Hangovers, the unfortunate side-effect of drinking alcohol, cause you to feel miserable. Some of the common symptoms include weakness, headache, nausea, muscle aches, thirst, fatigue, stomach pain, sensitivity to sound and light, increased blood pressure, irritability, anxiety, sweating, and vertigo. However, the symptoms you experience might not be the same as someone else’s, so they can’t be generalized. One thing’s for sure; everyone tries their best to avoid these post-drinking effects. But there are certain people, around 3% to 23% of the population, that no matter how much they drink, never seem to undergo this nasty situation. Why is that?
There are certain genes in our body that play a crucial role in determining the level of our hangover and whether we are prone to alcohol addiction or not. A study was conducted on people of Asian heritage where their aldehyde dehydrogenase gene was analyzed. A mutation in this gene resulted in people experiencing worse hangovers because of a higher breakdown of alcohol into acetaldehyde. The more severe the hangovers, the more an individual was safe from developing alcohol use disorders. Another study conducted concluded that genetic factors were linked to whether a person experiences hangovers or not.
Alcohol is a diuretic that makes you urinate more. If you’re drinking alcohol and not replacing lost fluids with water, then you are likely going to dehydrate. This explains why you might get a dry mouth or feel thirsty when you wake up the next morning. But dehydration alone doesn’t contribute significantly to the various hangover symptoms that are experienced.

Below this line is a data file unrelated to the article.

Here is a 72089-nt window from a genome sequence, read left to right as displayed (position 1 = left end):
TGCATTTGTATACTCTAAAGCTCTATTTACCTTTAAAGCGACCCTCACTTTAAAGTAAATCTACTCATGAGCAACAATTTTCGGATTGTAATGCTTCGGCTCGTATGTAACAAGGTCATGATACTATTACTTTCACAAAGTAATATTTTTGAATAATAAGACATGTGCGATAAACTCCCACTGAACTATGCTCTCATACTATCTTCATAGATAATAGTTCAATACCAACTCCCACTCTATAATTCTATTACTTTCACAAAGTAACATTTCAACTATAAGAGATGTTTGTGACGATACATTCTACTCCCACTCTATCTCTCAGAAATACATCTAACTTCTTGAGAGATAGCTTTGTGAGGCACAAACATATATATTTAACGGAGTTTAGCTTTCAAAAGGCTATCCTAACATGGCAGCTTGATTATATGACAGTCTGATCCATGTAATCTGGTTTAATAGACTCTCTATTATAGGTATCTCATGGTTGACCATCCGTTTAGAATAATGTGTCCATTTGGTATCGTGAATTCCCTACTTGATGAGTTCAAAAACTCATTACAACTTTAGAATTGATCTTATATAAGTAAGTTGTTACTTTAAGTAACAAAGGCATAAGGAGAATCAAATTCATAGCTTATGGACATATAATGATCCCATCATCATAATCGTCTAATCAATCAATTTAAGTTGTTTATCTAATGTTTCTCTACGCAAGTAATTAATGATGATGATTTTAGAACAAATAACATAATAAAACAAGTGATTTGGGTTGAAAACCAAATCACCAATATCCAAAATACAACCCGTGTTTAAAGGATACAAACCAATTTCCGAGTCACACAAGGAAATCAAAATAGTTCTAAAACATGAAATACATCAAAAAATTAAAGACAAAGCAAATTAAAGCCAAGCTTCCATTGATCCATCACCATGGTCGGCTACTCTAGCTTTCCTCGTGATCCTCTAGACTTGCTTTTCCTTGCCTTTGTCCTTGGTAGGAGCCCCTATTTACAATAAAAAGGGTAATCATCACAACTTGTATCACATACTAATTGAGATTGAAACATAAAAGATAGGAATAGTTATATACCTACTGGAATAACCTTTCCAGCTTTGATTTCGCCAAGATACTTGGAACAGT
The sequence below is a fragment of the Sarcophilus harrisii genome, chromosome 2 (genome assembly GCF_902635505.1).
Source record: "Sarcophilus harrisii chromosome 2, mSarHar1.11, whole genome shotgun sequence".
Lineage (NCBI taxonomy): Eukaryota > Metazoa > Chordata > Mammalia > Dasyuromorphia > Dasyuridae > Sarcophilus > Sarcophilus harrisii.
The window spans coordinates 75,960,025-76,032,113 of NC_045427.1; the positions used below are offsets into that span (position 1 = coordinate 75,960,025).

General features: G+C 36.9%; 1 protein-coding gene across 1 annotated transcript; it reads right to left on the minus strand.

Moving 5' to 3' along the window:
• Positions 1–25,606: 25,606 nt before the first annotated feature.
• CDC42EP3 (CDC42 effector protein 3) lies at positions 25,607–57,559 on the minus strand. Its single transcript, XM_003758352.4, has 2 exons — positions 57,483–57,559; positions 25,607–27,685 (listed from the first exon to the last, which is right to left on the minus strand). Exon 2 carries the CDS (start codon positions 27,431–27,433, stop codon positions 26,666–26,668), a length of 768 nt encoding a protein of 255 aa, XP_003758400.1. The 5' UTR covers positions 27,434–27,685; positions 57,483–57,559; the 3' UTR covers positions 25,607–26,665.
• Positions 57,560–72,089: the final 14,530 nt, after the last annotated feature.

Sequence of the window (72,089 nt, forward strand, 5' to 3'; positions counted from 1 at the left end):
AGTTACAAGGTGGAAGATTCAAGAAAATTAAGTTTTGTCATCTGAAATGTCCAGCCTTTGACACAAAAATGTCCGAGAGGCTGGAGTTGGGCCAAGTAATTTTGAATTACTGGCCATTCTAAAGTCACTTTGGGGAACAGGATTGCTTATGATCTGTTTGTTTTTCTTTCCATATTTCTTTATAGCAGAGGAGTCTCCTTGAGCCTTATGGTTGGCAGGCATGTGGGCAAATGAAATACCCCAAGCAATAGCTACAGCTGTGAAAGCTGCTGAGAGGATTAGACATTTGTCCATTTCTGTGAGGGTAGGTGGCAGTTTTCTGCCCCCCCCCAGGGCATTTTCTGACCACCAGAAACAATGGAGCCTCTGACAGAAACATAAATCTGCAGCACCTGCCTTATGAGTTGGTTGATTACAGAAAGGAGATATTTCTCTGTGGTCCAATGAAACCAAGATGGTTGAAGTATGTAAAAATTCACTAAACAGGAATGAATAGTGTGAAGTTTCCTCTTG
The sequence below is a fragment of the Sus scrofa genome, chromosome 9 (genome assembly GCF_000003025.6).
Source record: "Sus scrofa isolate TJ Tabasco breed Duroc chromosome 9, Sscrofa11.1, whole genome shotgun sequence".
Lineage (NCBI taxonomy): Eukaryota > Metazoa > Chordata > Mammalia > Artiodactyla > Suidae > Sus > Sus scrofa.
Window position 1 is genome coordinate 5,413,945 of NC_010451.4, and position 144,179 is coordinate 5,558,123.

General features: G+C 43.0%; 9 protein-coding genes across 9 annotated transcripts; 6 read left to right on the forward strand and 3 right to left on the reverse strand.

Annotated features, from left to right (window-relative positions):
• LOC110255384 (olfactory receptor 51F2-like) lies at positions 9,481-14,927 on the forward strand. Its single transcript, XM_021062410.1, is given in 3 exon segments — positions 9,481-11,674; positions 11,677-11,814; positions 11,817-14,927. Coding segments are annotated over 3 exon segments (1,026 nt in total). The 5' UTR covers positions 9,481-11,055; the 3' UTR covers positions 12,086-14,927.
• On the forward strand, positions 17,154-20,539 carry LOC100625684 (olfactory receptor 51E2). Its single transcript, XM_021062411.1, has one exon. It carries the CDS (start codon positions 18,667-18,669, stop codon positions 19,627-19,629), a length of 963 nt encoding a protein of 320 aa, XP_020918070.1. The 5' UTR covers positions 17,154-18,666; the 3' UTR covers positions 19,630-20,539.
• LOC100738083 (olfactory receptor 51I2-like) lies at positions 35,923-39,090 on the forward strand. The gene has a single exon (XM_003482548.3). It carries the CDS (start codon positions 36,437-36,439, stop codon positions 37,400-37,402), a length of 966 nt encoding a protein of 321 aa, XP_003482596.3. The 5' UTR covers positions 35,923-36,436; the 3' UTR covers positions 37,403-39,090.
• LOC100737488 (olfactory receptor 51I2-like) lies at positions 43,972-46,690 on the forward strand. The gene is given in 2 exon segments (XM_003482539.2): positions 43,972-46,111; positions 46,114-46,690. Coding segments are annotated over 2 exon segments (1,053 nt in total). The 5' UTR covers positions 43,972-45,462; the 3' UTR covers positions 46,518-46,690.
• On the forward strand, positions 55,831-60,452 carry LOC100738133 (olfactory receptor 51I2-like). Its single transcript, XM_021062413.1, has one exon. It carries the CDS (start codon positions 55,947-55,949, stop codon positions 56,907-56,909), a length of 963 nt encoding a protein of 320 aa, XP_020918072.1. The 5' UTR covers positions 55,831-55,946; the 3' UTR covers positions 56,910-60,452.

When out with friends, people sometimes forget about moderation. A survey of 789 Canadian students showed that their hangover was directly related to the amount of alcohol they drank in a certain timeframe. 79% of the students who claimed to not be affected by hangovers had a less than 0.10% level of blood alcohol. The lead author of the study said, “We have been working with Canadian and Dutch students on this issue. In general, we found a pretty straight relationship; the more you drink, the more likely you are to get a hangover. The majority of those who, in fact, reported never having a hangover tended to drink less, perhaps less than they themselves thought would lead to a hangover.”
Women have more fat in their bodies than men. This results in a lower blood volume because muscles have a richer supply of blood than fat. Less blood means women can get drunk faster, and those that are genetically predisposed to experiencing hangovers can feel the weight of the symptoms the next morning.
Each person has a different level of tolerance for and emotional response to hangovers. While you may be drained and prefer staying in bed the entire day, your friend might be up and running as soon as they wake up. This tolerance can also relate to willpower. Some people don’t let a headache get in the way of their day or chores. They simply get out of bed, dress up, and start their routine.
Drinking on an empty stomach